South African fintech, Yoco, secures $83m Series C to strengthen market presence

by | Jul 27, 2021

Joining the rank of one of the most valuable startups on the continent, South Africa-based fintech startup, Yoco, has announced an $83 million Series C today. 

The round was led by Dragoneer Investments Group, a US-based investment company. Former investor, Partech, also returned to partake in this round. Other investors include Breyer Capital, 4DX Ventures, Orange Ventures, Velocity Capital Fintech Ventures, and Quona Capital.

This Series C is after a $3 million Series A in 2017 and a $16 million Series B raised in 2018, bringing the company’s summate value to $102 million. Making it the largest funded South African startup, and one of the most valuable startups in Africa.

Founded in 2013 by Bradley Wattrus, Carl Wazen, Katlego Maphai, and Lungisa Matshoba, Yoco initially kicked off operations as an offline payment service startup providing their portable card machines for SMEs in South Africa to process Point-of-Sale payments.


After about seven years of providing offline payment offerings, the company rolled out an online payment platform in March of 2020, a few days into the COVID-19 lockdown order in South Africa. Following the lifting of the lockdown, both offline and online offerings went into full gear. 

With this funding in place, the startup is looking to scale offline and online offerings for their payment services, expand to new markets, and hire more team members. 

Yoco wants to strengthen its presence by hiring 200 members to the team to work remotely and in their physical offices currently available in South Africa and Amsterdam. 

Per TechCrunch, new hires in the company include Juan Fuentes, the former Managing Director of Brazil-based fintech unicorn, Pagseguro, who is currently the Manager; and Lindsey Jayne, a former VP of products management at England-based online bank, Monzo.

Small and Medium Enterprises (SMEs) in South Africa contribute one-third of the GDP. Currently, the startup serves about 150,000 small businesses, claims to have a daily addition of over 500 merchants, and has carried out over $2 billion worth of transactions in card payments.

Plans for the future include foraying into other parts of Africa and the Middle East, and reaching at least a million people in the course of the next four years with more digitised payment options.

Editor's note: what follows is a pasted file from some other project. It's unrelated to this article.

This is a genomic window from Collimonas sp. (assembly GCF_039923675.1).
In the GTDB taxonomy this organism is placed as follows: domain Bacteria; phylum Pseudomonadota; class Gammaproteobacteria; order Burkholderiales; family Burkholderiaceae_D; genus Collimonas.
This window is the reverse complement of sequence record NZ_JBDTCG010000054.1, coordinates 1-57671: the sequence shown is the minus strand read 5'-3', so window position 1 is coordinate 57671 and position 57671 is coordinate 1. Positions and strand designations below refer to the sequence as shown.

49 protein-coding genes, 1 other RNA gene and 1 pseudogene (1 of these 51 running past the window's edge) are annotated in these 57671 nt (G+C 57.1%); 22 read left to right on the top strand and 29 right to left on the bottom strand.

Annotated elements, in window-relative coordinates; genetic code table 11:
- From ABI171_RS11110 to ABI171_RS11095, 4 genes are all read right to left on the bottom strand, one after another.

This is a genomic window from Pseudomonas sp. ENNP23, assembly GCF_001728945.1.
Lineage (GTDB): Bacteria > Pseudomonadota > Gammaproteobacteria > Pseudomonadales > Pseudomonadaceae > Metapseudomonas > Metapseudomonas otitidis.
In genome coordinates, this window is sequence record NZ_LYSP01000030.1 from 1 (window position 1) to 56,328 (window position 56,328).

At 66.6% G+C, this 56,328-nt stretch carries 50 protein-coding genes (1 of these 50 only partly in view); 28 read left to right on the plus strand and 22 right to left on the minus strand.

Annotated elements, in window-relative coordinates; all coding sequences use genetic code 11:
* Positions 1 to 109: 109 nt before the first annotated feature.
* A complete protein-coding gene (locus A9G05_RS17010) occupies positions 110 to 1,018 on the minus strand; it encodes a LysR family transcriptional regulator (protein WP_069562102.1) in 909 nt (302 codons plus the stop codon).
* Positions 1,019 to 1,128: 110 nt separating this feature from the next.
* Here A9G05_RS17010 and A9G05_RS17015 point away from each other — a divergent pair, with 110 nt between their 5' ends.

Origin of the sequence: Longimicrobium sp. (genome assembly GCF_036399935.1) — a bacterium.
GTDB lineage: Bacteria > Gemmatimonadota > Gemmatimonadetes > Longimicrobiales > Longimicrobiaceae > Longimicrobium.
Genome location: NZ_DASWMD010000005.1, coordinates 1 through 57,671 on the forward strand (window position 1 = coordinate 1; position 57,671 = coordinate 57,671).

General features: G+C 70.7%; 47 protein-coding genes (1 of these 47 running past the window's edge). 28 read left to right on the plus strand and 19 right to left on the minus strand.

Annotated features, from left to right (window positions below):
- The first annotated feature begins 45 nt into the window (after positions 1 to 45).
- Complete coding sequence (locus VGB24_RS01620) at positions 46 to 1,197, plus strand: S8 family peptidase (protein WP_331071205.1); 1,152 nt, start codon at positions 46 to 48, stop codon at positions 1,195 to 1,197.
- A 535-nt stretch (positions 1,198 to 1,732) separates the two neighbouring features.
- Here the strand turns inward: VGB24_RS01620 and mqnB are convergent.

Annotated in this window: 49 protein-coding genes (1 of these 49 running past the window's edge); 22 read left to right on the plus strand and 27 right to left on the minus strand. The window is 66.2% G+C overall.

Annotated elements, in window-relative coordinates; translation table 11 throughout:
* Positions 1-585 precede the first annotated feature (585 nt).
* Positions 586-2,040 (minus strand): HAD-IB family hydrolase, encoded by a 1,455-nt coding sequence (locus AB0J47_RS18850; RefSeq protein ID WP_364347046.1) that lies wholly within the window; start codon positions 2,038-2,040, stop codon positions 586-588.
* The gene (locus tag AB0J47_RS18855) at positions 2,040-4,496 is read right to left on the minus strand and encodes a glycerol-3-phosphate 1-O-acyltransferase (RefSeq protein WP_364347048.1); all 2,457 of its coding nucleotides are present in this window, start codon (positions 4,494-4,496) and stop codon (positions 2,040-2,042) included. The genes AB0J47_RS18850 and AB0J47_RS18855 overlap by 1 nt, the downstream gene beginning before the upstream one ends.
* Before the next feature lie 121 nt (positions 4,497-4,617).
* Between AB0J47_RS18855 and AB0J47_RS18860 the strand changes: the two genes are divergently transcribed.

Fintech startups in Africa are still leading the pack of startup fundings in Africa, with reports showing that in 2020, the continent raised at least $1.3 billion in fundings deployed to fintech. This is a no brainer given Africa’s unbanked population, the speed and convenience of online and card-based payment transactions.

Joy Matthew
Joy Matthew

Out here, trying so hard to maintain my faculty of wonder in a fast-changing world. Language, books, and aspiring tech enthusiast. Keep in touch


On January 22, 2022, be part of the largest gathering of innovators, startup founders, thinkers, programmers, policymakers, and investors in West Africa. Register free.

Notify of
Inline Feedbacks
View all comments

Recent News

Subscribe to Techpoint Digest!

A daily 5-minute roundup of happenings in African and global tech, sent directly to your email inbox, between 5 a.m. and 7 a.m (WAT) every week day!

Please check your email to confirm your subscription.

Subscribe to Crypto Explorer

A monthly series featuring in-depth analysis on the cryptocurrency sector in Africa

Please check your email to confirm your subscription.

Subscribe to The Experts

A bi-weekly where tech career specialists take us on their journey from newbie to expert, and how they became successful in the industry.

Please check your email to confirm your subscription.

Subscribe to Founder's Table

A monthly series, where we catch up with founders in the startup ecosystem, learn about their failures, successes and a few tricks of the trade

Please check your email to confirm your subscription.

Copy link
Powered by Social Snap